The European imperialistic colonization in Africa was motivated by the desire to control the abundant natural resources an... ... middle of paper ... ... reasons. They wanted new land and the natural resources that can only be found in Africa, they wanted the new market opportunities that having colonies in Africa would open up to them, and the wanted to stay in competition with other European countries. The motives of the Europeans quickly deteriorated as they started exploiting the native Africans and abusing the slave trade that they had promised to abolish with the three C’s. The African people suffered a great deal as many of them were killed, harmed, or forced into slavery for the smallest civil unrest. The Europeans involved in the imperial take over lost their humanity as they started to treat fellow humans as though they were no more than cows lined up for slaughter.
Because of this takeover, imperialism brought both positive and negative effects to Africa. One major factor in beginning imperialism in Africa was the end of the slave trade because this was how Europe was making most of their money during the 18th century. If revenue was not being brought in through the slave trade, other “products” (formerly humans) had to be traded. Greed was why Europeans could overlook the “disease, political instability, lack of transportation, and the generally unhealthy climate” (Duiker & Spielvogel 620) of Africa. If some of these off-putting factors such as transportation could be changed by the Europeans occupying Africa, then why not occupy it?
The push for power was motivated by greed and an overwhelming desire to control every aspect of valuable foreign areas. One of the biggest moments in the history of colonization was the ‘Scramble for Africa’, as historians (and Professor Hopkins) refer to it as. As slaves were the biggest resource of the time, the banning of slave trade in Africa in the early nineteenth century caused European disinterest in continent that they were once heavily dependent on. Although there were localized replacements, like ivory trading, they were not as effective in keeping Europe’s interest. As a result, Africa was desperate to be relevant again, their economy depended on it.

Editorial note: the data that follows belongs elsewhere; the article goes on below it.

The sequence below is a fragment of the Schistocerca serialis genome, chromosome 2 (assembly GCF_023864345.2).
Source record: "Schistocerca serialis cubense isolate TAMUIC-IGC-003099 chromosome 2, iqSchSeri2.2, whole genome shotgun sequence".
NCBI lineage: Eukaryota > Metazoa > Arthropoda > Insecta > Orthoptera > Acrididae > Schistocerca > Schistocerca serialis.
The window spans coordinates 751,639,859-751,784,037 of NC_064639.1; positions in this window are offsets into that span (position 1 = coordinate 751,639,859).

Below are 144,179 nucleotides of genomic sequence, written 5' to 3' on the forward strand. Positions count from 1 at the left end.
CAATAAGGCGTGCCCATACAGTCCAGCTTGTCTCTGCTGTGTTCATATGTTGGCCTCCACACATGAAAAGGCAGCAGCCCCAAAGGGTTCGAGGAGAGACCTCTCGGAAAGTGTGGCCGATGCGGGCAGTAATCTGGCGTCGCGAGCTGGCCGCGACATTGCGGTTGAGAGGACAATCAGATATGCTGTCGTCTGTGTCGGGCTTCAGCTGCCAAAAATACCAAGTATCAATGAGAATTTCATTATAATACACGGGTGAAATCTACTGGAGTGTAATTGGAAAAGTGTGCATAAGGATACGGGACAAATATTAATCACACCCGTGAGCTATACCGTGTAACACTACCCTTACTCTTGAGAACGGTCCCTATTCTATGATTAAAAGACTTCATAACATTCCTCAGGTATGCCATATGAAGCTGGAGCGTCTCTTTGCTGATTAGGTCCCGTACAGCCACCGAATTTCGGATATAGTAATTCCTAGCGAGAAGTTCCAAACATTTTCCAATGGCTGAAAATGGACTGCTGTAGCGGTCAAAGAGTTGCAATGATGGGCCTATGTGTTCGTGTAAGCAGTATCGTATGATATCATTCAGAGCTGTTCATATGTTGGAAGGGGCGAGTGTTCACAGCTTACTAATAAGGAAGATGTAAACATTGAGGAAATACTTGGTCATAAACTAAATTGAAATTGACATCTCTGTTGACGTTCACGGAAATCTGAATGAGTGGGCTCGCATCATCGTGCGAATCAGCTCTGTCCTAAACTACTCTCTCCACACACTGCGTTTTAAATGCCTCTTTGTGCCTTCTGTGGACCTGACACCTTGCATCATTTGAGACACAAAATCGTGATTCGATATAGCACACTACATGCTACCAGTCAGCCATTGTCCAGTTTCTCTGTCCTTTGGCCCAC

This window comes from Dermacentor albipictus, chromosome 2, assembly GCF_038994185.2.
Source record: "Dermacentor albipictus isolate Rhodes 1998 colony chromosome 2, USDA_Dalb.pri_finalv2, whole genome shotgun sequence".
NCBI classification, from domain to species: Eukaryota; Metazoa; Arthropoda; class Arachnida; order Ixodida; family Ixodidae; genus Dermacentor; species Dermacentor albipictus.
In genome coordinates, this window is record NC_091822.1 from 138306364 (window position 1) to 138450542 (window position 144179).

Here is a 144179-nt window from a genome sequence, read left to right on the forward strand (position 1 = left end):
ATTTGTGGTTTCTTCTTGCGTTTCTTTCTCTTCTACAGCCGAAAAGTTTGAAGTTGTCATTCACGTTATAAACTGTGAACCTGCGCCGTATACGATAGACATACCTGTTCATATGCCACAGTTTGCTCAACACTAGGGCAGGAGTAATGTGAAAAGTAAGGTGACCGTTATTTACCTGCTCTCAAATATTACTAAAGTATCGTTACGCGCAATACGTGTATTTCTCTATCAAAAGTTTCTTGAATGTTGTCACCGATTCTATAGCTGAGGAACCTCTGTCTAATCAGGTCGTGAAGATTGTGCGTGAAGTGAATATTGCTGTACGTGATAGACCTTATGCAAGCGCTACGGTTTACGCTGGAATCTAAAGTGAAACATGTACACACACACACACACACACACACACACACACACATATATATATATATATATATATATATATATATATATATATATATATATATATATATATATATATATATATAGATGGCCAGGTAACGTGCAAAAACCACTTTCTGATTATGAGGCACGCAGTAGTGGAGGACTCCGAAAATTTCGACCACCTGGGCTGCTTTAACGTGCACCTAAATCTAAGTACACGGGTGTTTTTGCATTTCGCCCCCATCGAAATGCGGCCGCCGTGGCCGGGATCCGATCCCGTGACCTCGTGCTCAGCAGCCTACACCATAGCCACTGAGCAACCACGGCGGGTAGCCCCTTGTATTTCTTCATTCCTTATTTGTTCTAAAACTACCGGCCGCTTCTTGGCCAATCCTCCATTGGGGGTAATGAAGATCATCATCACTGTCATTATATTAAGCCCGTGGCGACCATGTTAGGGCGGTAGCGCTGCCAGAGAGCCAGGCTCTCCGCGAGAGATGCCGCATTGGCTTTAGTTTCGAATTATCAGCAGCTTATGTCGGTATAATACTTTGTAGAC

Imperialism in the late 19th century became a competition among European countries to take control of as many areas in Africa before the others did. For the most part, France, England, and Germany competed for bragging rights to these countries. They thought at the time that the more colonies a country had the more prestigious and noble that country looked. European countries were in pursuit of demonstrating their power. Not only this, but imperialism helped build a strong economy in the mother country because they could invade their colony and strip them of their natural resources in order to produce goods with.
Britain tried not to play a part in this early scramble- being more of a trading empire rather then a colonial empire, however it soon became clear it had to gain its own African empire to maintain the balance of power. This is the direct link to Hobson’s Theory of ‘Overseas Investments’. Hobson saw the ‘greedy capitalists’ and the British Aristocracy, that he called the ‘shady elite’ to be investing into Africa to only gain personally at the start. However, when the problems began to raise the ‘shady elite’ would request the British Government to help and overtake the problems. Hobson saw the partition of Africa as deliberate British policy for benefit of elite group of 'greedy capitalist' investors.